Astrophysicists Take a Break From Finding Galaxies to Look for Rare Rabbits

The same technology used to detect heat in the cosmos may help endangered populations lift off.

April 13, 2018

Trevor Hardaker/www.hardaker.co.za

By all accounts, the riverine rabbit of South Africa’s Karoo Desert is not doing well. The International Union for Conservation of Nature lists the species as critically endangered and notes that there are just 250 breeding pairs left. This long-eared rabbit, also known as the bushman hare, lives in the bands of vegetation that line the desert’s rivers. But as agriculture takes over these areas, the animals are losing habitat, being hunted for their meat, and being killed accidentally in traps set for farm pests. One more thing: You can poke them with a pillow and practically kill them.

“Riverine rabbits are incredibly delicate,” says Maisie Rashman, an astrophysicist at Liverpool John Moores University in the United Kingdom. “By touching them, you do them physical harm.”

Now, you may be wondering why an astrophysicist in the U.K. knows much of anything about a rare rabbit in the South African bush. Interestingly, Rashman is part of a team that’s trying to mesh space science with conservation by applying technologies used for searching for new galaxies to studying these rabbits and other elusive critters on our planet.

They call it astro-ecology, and the field may provide us with better tools to count up the populations of the animals we want to save. After all, you can’t conserve a species very effectively if you don’t know how many are left. “As astrophysicists, we spend a lot of time thinking about things that don’t affect humanity too much,” says Rashman. “We’re very concerned with the universe and the pursuit of knowledge, but sometimes we feel like we can give back more to science.”

Riverine rabbits and galaxies far, far away have something in common—they generate heat. This has allowed Rashman and her colleagues to locate a handful of bunnies in the bush with a few drones equipped with thermal-infrared cameras.

OK, that’s oversimplifying it a bit. The project also requires a bunch of snazzy image analysis software, programs to control the drones’ flights, and a team of astrophysicists who have gotten really good at tweaking their tech to overcome obstacles unique to Earthly habitats. For instance, in space, a researcher doesn’t typically have to worry about leaves and water blocking the view.

Urge Congress to stand up for the Endangered Species Act

But the team doesn’t just want fancy rabbit-counting drones. They want to build a system that could keep an eye on animals living in all of our planet’s diverse habitats. Within the next six months, they will travel to Borneo to try counting orangutans and orangutan nests. After that, it’s on to Mexico to find spider monkeys and river dolphins. Then it’s up to Scotland to see if they can tally up the eggs of a rare duck called a common scoter (ironically, not so common anymore).

With every project, Rashman says, the degree of difficulty has risen. The team began with counting cows in an English pasture. This was relatively easy given that cattle are chunky and run relatively hot compared with the chilly British climate surrounding them. Counting South African rabbits was more challenging. Not only are they itty-bitty (at four pounds or less), but their habitat heats up quickly as the day goes on. The team also didn’t know how many rabbits might be out there, so they had to walk through the territory in a survey line to confirm with the human eye what the drones spied in the sky. The final head count was a paltry—but statistically significant—five rascally riverine rabbits.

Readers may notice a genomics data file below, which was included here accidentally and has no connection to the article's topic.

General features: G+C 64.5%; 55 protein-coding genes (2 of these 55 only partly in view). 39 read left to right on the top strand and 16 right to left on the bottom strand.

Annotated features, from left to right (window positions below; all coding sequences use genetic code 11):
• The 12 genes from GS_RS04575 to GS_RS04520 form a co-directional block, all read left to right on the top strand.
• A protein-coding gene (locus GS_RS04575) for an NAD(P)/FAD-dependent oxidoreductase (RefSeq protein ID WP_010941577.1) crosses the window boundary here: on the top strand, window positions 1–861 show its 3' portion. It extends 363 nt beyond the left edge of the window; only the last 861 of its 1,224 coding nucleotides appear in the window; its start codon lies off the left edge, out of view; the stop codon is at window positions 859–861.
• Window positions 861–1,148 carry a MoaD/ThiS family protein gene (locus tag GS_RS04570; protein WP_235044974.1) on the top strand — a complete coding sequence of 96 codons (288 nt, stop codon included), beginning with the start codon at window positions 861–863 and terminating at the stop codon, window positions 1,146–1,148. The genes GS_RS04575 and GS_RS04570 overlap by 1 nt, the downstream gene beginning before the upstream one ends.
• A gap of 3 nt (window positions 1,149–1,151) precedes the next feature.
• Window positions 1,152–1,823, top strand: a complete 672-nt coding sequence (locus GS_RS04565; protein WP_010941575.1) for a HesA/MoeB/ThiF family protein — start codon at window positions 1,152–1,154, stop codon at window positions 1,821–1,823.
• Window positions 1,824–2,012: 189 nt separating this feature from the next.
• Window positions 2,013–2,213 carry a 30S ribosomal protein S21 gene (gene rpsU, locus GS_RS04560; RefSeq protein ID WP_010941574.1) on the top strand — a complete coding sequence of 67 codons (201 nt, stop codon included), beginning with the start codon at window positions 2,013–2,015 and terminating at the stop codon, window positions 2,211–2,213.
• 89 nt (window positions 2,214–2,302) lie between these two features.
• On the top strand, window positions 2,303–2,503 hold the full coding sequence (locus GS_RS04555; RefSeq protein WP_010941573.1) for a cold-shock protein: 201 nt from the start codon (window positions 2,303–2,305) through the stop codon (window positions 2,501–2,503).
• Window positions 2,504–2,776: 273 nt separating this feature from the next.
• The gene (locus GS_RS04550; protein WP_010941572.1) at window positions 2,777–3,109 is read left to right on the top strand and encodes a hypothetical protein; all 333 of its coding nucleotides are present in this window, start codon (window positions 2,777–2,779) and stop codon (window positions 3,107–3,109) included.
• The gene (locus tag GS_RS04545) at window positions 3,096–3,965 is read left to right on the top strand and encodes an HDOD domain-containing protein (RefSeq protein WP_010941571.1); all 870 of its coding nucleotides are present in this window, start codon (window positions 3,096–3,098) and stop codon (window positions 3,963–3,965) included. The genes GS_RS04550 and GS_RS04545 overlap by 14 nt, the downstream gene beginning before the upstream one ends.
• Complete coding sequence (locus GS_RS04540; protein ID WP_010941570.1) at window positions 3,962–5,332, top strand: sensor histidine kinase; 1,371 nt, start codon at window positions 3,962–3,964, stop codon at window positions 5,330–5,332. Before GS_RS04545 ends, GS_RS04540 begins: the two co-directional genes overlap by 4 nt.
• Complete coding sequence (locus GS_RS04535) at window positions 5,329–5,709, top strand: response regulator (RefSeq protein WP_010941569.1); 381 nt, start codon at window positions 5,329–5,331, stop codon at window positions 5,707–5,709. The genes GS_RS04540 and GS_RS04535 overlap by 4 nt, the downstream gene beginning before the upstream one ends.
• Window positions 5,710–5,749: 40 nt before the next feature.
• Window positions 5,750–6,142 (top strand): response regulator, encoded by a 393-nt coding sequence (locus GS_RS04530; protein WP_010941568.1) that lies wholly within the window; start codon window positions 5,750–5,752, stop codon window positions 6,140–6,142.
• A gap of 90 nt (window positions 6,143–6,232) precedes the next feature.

With orangutans, the going is only going to get tougher. The humidity and the trees of the Bornean rainforest could be a problem. Humidity has an attenuation effect on their measurements, making animals appear cooler than they are. And trees have a high albedo, says Rashman, referring to their ability to reflect infrared light. This could make them difficult to see through in order to count the orangutans and spider monkeys below or within.

As for the dolphin counts, Rashman notes that, just like trees, “thermal infrared is massively reflected by water,” which means these counts will work best when the animals come up for air. “That’s a very short window of time to make a detection.”

The flip side is that if they can work out all these kinks, the possibilities are endless. Imagine, for instance, how much help these astrophysicists could be in the fight to save the critically endangered vaquita, a saltwater porpoise native to the notoriously murky Gulf of California.

Rashman and company also want to adapt the technology to spot humans—namely, poachers acting under the cover of darkness in remote areas. This application would be slightly different, since the drone would need to be able to identify the target and quickly send GPS coordinates to rangers or other law enforcement. Thankfully, the technology to make all of this happen is not far away.

“With the current accelerating loss of biodiversity, I think it’s going to be more and more important that scientists from all disciplines start coming together and putting in all their ideas, from all backgrounds, to try and help with the global problems we have,” says Rashman.

Whether rabbit or orangutan, vaquita or large-tusked elephant, members of these imperiled species won’t care that the scientists working to save them are astrophysicists, not biologists. It’s all hands on deck.


onEarth provides reporting and analysis about environmental science, policy, and culture. All opinions expressed are those of the authors and do not necessarily reflect the policies or positions of NRDC. Learn more or follow us on Facebook and Twitter.

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